Therefore, as illustrated in Fig. 1, the simple two-hop relaying system with on/off channel connectivity can be modeled as a single queue with controlled arrival rate and departure rate. Let denote the queue state information (QSI) (in number of packets) at the R buffer at the beginning of the -th slot, where denotes the QSI state space. The queue dynamics under the control policy will be illustrated in Section III-B.

Iii Problem Formulation

Iii-a Control Policy

For notation convenience, we denote as the system state at the -th slot, where denotes the system state space. Let and denote whether the S-R link or the R-D link is scheduled, respectively, in the -th slot, where 1 denotes scheduled and 0 otherwise. Let and denote the transmission rates of S and R in the -th slot, respectively. Given an observed system state , the link selection action and the transmission rate control action are determined according to a stationary policy defined below.

Definition 1 (Stationary Policy)

A stationary link selection and transmission rate control policy is a mapping from the system state to the link selection action and the transmission rate control action , where and satisfy the following constraints:

  1. ;

  2. (orthogonal link selection);


  3. (at least one link is not connected);

  4. (departure rate at S);

  5. (departure rate at R).

Note that, our focus for the link selection control is on the design of when . Moreover, the departure rates (actual transmission rates) of S and R, i.e., and , may be smaller than and , respectively, due to the following reasons. When the finite R buffer does not have enough space, to avoid buffer overflow and the resulting packet loss, is smaller than . When the R buffer does not have enough packets to transmit, is smaller than . Thus, we have the constraints in 4) and 5).

Iii-B MDP Formulation

Given a stationary control policy defined in Definition 1, the queue dynamics at R is given by:

(1)

From Assumption 1 and the queue dynamics in (1), we can see that the induced random process under policy is a Markov chain with the following transition probability

(2)

In this paper, we restrict our attention to stationary unichain policies.333A unichain policy is a policy, under which the induced Markov chain has a single recurrent class (and possibly some transient states)[20]. For a given stationary unchain policy , the average system throughput is given by:

(3)

where is the per-stage reward (i.e., the departure rate at R at slot , indicating the number of packets delivered by the two-hop relaying system) and the expectation is taken w.r.t. the measure induced by policy .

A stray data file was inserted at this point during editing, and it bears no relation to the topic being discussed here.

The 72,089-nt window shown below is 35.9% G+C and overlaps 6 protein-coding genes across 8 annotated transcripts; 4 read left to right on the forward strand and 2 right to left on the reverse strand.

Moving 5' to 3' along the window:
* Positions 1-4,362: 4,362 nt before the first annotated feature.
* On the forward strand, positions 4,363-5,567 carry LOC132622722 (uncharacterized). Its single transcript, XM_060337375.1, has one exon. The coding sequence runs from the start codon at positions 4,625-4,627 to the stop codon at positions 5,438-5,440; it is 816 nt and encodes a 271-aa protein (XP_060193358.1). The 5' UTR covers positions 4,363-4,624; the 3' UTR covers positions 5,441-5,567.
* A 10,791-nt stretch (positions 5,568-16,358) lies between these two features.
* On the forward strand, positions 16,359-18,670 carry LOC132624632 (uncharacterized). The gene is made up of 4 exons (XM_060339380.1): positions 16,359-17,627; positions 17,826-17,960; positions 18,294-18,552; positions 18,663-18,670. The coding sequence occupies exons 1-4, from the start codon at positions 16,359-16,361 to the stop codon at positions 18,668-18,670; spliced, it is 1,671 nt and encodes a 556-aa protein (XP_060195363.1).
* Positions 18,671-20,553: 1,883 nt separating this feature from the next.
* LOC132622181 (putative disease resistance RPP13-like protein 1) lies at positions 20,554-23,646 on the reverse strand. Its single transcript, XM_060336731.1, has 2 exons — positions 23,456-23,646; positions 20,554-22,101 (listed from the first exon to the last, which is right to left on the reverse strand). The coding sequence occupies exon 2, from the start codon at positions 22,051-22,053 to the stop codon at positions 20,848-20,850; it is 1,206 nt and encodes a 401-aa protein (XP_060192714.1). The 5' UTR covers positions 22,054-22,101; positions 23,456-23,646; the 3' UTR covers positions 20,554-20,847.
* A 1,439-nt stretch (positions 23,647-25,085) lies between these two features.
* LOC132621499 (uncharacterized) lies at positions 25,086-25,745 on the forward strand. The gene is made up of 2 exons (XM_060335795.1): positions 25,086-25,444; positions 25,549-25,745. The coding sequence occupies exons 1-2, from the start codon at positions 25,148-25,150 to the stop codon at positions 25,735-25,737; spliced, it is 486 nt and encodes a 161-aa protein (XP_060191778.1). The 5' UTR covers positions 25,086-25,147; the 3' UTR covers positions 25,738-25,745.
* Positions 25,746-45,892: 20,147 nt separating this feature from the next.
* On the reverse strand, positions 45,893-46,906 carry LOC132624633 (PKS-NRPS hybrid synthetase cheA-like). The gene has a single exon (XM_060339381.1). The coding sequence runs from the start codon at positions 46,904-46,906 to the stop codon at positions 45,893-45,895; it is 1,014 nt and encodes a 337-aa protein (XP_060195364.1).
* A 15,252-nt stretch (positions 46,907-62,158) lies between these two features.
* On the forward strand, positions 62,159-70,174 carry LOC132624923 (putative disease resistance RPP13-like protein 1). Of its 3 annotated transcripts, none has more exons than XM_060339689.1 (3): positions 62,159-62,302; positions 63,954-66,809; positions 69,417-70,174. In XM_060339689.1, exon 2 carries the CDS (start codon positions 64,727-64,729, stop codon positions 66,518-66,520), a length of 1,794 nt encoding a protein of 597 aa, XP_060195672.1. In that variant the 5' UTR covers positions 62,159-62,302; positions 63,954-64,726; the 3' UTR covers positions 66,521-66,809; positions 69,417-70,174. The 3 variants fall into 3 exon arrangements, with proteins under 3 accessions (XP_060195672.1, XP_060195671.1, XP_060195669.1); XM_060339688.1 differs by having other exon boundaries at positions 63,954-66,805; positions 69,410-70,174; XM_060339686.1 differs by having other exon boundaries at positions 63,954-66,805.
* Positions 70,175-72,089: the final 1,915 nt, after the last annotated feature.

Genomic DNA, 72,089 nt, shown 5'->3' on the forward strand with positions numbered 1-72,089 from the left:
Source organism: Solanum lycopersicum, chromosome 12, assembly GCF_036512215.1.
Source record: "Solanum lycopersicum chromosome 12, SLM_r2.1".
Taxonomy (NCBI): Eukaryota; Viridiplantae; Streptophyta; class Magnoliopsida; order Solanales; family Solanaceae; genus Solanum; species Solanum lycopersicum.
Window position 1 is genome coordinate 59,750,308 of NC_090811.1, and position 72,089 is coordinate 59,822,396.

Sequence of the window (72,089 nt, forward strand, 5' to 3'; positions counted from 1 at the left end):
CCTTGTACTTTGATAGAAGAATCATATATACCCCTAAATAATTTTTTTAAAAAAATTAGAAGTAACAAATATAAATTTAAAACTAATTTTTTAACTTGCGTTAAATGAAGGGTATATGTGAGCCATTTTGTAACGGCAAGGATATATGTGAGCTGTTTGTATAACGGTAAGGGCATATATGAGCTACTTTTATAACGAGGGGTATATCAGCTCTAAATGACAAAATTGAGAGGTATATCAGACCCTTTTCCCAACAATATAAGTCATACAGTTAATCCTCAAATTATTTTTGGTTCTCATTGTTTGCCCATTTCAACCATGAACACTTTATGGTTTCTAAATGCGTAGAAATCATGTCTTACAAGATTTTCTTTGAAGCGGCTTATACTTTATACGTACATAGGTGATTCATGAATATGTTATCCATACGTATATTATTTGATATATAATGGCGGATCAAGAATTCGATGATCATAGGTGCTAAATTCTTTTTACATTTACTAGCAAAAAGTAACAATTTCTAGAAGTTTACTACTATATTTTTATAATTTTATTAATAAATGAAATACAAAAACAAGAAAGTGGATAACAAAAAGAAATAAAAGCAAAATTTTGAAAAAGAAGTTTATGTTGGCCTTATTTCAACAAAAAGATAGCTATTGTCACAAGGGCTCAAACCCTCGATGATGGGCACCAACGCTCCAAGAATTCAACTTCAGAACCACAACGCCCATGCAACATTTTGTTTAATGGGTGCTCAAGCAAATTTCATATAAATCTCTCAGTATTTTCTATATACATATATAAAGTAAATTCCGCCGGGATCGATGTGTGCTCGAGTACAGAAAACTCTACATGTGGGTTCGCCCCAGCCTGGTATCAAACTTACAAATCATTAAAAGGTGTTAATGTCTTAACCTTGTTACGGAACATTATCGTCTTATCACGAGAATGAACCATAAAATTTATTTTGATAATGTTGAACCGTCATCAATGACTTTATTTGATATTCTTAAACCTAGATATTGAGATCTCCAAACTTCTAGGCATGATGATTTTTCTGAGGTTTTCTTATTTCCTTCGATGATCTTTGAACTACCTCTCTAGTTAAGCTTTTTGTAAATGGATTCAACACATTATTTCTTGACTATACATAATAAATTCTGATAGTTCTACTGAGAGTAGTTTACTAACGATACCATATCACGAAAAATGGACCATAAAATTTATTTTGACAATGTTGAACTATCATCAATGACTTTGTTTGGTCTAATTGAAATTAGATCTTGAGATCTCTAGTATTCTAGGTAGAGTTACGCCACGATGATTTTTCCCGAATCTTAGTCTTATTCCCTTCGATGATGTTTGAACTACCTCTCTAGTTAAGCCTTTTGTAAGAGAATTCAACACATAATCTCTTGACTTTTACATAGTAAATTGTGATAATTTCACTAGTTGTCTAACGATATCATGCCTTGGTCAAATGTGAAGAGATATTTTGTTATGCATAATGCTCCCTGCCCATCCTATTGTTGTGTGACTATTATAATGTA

We wish to find an optimal link selection and transmission rate control policy to maximize the average system throughput in (3).444By Little’s law, maximizing the average system throughput in Problem 1 is equivalent to minimizing the upper bound of the average delay in the relay with a finite buffer.

Problem 1 (Stochastic Throughput Optimization)
(4)

where is a stationary unchain policy satisfying the constraints in Definition 1.

Please note that, in Problem 1, we assume the existence of a stationary unichain policy achieving the maximum in (4). Latter, in Theorem 1, we shall prove the existence of such a policy. Problem 1 is an infinite horizon average cost MDP, which is well-known to be a difficult problem [20]. While dynamic programming represents a systematic approach for MDPs, there generally exist only numerical solutions, which do not typically offer many design insights, and are usually not practical due to the curse of dimensionality[20].

Fig. 2 illustrates in the remainder of this paper, how we shall address the above challenges to solve Problem 1. Specifically, in Sections IV and V, we shall analyze the properties of the optimal policy. Based on these properties, we shall simplify Problem 1 to a static optimization problem (Problem 2) and develop a low-complexity algorithm (Algorithm 3) to solve it. Finally, we shall obtain the corresponding static optimization problem (Problem 3) for the symmetric case and derive its closed-form optimal solution.

Fig. 2: Proposed solution to Problem 1.

Iv Structure of Optimal Policy

In this section, we first obtain an equivalent Bellman equation based on reduced state and action spaces. Then, we show that the optimal policy has a threshold-based structure.

Iv-a Optimality Equation

By exploiting some special structures in our problem, we obtain the following equivalent Bellman equation by reducing the state and action spaces. By solving the Bellman equation, we can obtain the optimal policy to Problem 1.

Theorem 1 (Equivalent Bellman Equation)

(i) The optimal transmission rate control policy is given by:

(5)

(ii) There exists satisfying the following equivalent Bellman equation:

(6)

where , , and . is the optimal value to Problem 1 for all initial state and is called the value function.

(iii) The optimal link selection policy is given by:

(7)

where

(8)

and .

{proof}

Please see Appendix A.

Note that, the four terms in the R.H.S of (1) correspond to the per-stage reward plus the value function of the updated queue state for and , respectively, under the optimal transmission rate control policy in (5), the link selection policy in Definition 1 for and , and the optimal link selection policy for . Therefore, the R.H.S of (1) indicates the expectation of the per-stage reward plus the value function of the updated queue state under the optimal policy, where the expectation is over the channel state .